How to Streamline Pentest Data to Security Orchestration

Previously, we discussed best practices for tracking vulnerability data through to remediation. In this post, we’re explore the challenge of streamlining human penetration testing (pentesting) data into the vulnerability orchestration process. We provide three best practices you can use when engaging a third-party pentesting company to ensure the pentesting data is delivered in a way that is compatible with your security orchestration process.

Pentesting is an essential threat and vulnerability management process used to discover some of the most important vulnerabilities in your environment. Human pentesters find vulnerabilities that scanners can’t catch, but an attacker will find. The challenge often becomes how to track and remediate those vulnerabilities after the test is complete.

Two Challenges of Pentesting Data for Security Orchestration

Vulnerability scanners use known data formats that don’t change often, which is easy to incorporate into security orchestration tools. Once you’ve integrated your scan results into a vulnerability orchestration process and normalized them, you have some confidence that the process will continue to work as designed. In comparison, pentesters often do not follow a known data format and may add information to the report, in addition to the specific findings.

Findings from third-party penetration testing companies often arrive as a static report in PDF format. This format makes it difficult to streamline those results in an automated way when you expect a standard input. Some reports may come with a CSV file of the findings, which provides a more structured data format, but correlating those findings with existing vulnerabilities may require manual review.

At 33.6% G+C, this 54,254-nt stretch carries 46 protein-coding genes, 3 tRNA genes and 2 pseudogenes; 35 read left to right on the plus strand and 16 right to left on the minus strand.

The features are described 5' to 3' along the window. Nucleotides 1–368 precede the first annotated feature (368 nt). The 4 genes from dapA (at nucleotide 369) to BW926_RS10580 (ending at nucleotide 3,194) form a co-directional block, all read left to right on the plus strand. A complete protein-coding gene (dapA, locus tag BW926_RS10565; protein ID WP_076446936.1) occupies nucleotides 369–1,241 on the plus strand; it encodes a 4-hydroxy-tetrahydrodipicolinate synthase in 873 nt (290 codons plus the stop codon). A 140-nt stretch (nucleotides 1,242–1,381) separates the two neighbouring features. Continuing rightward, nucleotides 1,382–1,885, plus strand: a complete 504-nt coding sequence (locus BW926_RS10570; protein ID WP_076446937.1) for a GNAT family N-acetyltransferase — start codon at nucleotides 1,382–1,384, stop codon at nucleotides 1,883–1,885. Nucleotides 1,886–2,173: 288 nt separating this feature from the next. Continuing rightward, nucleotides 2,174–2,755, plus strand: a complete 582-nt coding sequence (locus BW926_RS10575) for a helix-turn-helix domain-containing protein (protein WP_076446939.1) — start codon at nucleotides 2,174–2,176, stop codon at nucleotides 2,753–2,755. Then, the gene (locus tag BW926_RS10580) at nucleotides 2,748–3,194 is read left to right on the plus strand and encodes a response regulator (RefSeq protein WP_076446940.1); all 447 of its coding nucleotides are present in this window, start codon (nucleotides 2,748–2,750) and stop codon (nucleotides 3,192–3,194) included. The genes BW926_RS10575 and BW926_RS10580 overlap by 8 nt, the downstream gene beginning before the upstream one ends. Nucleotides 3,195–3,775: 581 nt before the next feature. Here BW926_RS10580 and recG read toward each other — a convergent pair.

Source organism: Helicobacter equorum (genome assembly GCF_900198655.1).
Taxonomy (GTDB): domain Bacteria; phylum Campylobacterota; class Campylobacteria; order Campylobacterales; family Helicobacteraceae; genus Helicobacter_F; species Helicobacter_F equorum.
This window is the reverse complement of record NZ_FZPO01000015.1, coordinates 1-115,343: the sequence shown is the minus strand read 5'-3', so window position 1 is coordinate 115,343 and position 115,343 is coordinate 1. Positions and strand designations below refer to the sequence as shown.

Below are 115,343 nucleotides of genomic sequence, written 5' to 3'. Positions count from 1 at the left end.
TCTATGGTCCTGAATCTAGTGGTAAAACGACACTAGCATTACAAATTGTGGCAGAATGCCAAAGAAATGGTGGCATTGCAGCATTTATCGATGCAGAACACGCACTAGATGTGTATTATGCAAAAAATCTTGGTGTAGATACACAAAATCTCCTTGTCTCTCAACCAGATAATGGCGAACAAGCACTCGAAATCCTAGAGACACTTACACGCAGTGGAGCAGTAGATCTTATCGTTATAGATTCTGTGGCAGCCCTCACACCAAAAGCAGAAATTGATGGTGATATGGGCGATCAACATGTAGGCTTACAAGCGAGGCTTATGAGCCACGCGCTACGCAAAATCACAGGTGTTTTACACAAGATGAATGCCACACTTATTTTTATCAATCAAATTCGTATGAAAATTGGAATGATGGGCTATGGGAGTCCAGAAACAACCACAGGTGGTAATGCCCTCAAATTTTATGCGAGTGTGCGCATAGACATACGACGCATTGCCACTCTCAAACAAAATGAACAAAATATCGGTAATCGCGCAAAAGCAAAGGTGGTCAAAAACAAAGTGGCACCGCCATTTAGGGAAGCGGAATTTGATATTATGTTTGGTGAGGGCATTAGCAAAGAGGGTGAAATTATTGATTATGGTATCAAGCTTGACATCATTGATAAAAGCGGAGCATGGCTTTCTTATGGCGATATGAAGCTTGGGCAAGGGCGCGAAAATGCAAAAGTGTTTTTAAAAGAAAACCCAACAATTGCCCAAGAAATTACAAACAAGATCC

The pentesting company’s report may include custom information. This documents the vendor’s work and shows they did more than a scan, it presents problems for streamlining that data into an orchestrated process – especially if the information must be enriched before sending it to the remediation resources. For instance, the remediation recommendations or the described business impact may not align with your corporate policy. You may disagree with their severity assessment, for example, because you have more knowledge of the asset’s importance or mitigating factors in your environment.

Three Best Practices for Pentest Data Compatibility

Receiving formatted, structured pentest results from a penetration testing company allows you to streamline your vulnerability orchestration process and track the findings through to remediation. The following three best practices can help align the pentest data with your organization’s process.

Provide a template for your expected data format. The data format for the pentest findings must be predefined for your vulnerability orchestration and automation to work properly. You know your format, but the pentesting company doesn’t. Share your format prior to engaging the vendor to ensure they will accommodate your requirements. The best pentesting company will be able to deliver the results in a structured format that’s customized for you.

Provide a reference rubric with IDs for your common vulnerability types. Consider your normalization requirements for vulnerability definitions. If you’ve standardized the common ones, provide a reference rubric that can be added to the results. This rubric will allow you to correlate the test results with an associated reference directly to an existing definition. Once you’ve put the formatted, structured pentest results into your orchestration process, you can track to remediation.

Provide a retest template. When submitting a retest request, ensure that the vendor’s output matches an expected format so you can automate the data marking for closing the vulnerabilities that have been verified. This might be the same format you started with, or it might be a simpler retest template for the vendor to fill out.

These three best practices can help you ensure the pentesting data is compatible with your vulnerability orchestration process.

Next Steps

Read the earlier posts in this series: